You won’t see these sorts of problems till you get up above about 100 tracks - most testing was done with 128.

BTW, the positive record so far has been Ardour on Linux with an NTFS-formatted disk: 1024 tracks recorded simultaneously with no issues. Amazing.


Strange, pretty certain I did some benchmarking on my NAS box with about 128 tracks for someone I know off Ardour on OS X with no problem. I wonder if network filesystems behave different.

I don’t doubt that you spend lots of time testing it, but the fact remains that other DAWs have found a way around this somehow, whereas Ardour does show MANY more issues at much lower track counts without tweaking, and the tweaking Chris pointed out works well for several hour live recordings of up to 64 tracks that i do on occasion in Ardour. Yes OS X may be much worse than Linux in regards to how Ardour is writing out files, but that doesn’t mean there isn’t a workaround (And may have to be deemed a solution if the issue is truly OS related).


Just for grins and giggles by the way, recording 128 tracks to the internal SSD on the MBP through A3 (A nightly, can’t remember which one off hand, can grab version if needed) and so far working fine, how long before you typically saw issues? Was this on a mechanical disk you tested or SSD, the earlier of which I could easily see being an issue, and would make me suspect disk format might be playing a major role in what you are seeing. Maybe I should just jump on IRC next week to chat…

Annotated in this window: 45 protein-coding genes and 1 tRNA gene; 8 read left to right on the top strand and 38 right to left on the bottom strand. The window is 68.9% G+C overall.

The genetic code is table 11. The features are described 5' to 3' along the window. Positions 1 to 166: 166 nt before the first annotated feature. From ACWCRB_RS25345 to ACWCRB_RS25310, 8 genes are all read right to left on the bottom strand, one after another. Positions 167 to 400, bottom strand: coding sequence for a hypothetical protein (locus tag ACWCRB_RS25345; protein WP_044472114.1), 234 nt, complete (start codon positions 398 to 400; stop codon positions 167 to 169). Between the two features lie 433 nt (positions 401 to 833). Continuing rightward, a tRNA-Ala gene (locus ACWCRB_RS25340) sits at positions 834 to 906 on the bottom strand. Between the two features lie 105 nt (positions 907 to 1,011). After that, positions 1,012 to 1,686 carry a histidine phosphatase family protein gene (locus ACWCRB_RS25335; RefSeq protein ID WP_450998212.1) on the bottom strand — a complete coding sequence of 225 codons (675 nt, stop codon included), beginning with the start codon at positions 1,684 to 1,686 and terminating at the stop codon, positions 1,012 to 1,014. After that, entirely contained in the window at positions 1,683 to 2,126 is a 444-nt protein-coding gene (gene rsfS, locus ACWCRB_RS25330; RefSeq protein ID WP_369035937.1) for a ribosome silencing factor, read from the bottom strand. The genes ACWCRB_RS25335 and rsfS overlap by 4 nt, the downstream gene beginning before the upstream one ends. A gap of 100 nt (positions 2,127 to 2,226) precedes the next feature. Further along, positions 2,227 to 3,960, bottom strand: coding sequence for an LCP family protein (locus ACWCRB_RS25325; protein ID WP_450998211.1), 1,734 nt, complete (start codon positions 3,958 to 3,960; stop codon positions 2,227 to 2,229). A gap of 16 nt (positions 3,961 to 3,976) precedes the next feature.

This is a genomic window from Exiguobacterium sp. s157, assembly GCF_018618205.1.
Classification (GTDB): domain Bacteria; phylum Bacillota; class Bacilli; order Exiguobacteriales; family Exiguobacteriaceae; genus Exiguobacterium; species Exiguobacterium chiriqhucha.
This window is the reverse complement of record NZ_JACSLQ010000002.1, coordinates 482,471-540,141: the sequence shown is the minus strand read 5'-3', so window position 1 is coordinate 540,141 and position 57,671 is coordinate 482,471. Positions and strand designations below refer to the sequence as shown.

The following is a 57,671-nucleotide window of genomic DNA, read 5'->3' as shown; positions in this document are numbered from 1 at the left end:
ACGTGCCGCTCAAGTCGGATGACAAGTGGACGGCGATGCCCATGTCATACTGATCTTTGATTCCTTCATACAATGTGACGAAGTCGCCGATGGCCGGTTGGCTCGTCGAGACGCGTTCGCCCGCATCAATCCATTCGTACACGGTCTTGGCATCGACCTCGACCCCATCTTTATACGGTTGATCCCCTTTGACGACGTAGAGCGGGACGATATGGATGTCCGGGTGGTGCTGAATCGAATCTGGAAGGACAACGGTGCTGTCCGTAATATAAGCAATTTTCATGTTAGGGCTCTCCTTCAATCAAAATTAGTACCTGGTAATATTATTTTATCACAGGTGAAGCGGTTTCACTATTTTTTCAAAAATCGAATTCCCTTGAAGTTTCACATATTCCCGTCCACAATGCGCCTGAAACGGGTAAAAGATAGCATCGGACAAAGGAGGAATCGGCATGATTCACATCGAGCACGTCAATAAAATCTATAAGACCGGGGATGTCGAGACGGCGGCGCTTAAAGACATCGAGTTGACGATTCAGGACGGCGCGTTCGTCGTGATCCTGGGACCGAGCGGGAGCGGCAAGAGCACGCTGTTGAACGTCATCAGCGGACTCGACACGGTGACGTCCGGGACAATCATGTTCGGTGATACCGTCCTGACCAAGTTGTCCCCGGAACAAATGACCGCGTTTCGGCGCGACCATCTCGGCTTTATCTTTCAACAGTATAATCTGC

Hi guys. Didn’t expect this much chatter on this thread… ;^)

Anyway I downloaded the nightly build Ardour_64bit-3.5.4561-dbg and followed chrisg’s suggestion to increase the playback buffer and then things worked. Cool.

@Paul - I’m running OpenSUSE 13.1. Things seemed fine with 3.5.403 with playback of at least 12-15 audio tracks. Before adjusting the playback buffer on any of the nightlies it would fail to play files with even one audio track.

Let me know if you would like any more of my system info. Thanks.

seablade: SSD’s definitely reduce or hide the issue just because they are SO much faster than a spinning disk. We tested on spinning disks because that is where the problem is. I am not suprised that your NAS worked … it isn’t really OS X or an OS X filesystem (HFS+).

Yea that is my suspicion, is that you might be running into a FS issue when talking about multiple open files, depending on where the sectors used are physically on the platter, whereas other FSs may handle this better.


@cchoowee Glad that worked for you. I see this as something that needs fixing or reverting. Prior to the experiments with disk playback and record bandwidth, I could playback any sessions, including those with up to 64 tracks. Now, I cannot play a single track with the playback buffer set as it used to be, it has to be increased or it’s just no go.